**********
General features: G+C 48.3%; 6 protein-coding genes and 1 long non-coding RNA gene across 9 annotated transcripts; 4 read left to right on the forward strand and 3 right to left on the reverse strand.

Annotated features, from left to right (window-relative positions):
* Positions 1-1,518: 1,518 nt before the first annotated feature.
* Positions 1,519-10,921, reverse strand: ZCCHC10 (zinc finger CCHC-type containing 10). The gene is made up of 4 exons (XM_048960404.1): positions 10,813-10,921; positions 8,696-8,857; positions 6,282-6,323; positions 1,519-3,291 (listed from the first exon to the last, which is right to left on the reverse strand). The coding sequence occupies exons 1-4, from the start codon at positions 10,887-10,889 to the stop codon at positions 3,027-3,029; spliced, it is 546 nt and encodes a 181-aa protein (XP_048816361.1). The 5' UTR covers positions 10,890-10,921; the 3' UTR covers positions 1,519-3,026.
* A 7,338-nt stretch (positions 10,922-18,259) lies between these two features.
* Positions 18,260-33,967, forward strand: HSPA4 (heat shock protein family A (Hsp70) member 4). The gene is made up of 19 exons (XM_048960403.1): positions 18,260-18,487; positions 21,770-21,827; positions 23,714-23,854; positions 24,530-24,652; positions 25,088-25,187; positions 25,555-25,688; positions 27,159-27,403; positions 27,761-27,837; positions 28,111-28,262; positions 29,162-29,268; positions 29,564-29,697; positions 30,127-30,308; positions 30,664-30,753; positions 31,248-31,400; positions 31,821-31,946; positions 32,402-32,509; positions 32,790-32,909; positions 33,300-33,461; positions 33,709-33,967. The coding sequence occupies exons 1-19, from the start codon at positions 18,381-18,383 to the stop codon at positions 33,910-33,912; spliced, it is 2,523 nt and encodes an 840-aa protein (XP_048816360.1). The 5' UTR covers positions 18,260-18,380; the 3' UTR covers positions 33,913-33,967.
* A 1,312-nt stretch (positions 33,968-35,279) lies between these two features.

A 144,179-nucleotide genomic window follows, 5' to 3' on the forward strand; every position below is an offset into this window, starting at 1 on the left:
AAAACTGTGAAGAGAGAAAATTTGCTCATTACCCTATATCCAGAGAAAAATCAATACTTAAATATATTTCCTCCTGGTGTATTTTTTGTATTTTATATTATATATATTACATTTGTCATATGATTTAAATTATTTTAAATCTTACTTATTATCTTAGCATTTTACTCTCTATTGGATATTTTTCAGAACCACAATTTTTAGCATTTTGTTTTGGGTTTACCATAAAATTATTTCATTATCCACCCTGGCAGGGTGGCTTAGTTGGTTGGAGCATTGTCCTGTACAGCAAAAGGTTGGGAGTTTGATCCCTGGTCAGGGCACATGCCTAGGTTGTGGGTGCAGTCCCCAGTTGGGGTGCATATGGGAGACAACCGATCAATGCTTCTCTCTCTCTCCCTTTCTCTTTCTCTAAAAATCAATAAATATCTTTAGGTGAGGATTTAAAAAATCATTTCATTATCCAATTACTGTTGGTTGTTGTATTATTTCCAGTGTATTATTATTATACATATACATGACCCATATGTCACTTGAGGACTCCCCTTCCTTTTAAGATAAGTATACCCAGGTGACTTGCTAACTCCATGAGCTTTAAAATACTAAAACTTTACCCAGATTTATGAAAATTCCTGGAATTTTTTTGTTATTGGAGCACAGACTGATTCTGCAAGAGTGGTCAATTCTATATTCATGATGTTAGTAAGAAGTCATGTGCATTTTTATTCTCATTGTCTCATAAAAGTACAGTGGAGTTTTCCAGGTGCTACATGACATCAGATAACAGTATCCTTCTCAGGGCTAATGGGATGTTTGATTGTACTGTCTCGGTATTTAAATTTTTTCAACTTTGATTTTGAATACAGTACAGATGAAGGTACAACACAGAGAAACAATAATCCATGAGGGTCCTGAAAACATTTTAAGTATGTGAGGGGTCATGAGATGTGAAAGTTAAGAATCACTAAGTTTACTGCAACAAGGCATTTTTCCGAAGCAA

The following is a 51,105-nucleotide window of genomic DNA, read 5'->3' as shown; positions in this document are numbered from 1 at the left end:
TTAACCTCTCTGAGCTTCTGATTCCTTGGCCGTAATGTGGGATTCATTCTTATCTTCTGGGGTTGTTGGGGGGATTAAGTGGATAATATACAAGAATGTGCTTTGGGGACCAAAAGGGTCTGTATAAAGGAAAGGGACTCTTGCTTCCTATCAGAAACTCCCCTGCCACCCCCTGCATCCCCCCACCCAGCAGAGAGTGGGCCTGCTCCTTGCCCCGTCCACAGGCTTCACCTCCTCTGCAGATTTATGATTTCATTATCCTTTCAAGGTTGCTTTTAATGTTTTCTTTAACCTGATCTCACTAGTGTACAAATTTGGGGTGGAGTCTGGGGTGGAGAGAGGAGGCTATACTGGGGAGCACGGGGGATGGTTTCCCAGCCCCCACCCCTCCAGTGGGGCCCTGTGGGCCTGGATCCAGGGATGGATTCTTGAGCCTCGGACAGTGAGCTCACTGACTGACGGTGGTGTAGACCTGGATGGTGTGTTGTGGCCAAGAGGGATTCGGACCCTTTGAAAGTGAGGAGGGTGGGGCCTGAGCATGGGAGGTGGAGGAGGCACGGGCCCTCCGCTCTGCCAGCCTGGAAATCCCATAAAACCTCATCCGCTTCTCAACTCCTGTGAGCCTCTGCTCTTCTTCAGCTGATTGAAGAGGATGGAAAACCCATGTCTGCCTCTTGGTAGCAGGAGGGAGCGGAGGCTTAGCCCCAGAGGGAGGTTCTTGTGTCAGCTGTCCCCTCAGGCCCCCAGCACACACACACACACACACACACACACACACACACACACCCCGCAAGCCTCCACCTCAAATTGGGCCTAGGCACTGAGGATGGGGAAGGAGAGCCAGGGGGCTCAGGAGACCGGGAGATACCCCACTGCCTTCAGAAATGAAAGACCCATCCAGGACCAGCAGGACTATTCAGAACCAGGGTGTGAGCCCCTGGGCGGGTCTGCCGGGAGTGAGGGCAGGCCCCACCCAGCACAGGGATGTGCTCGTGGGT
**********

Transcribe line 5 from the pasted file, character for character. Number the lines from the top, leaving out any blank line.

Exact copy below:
* A 7,338-nt stretch (positions 10,922-18,259) lies between these two features.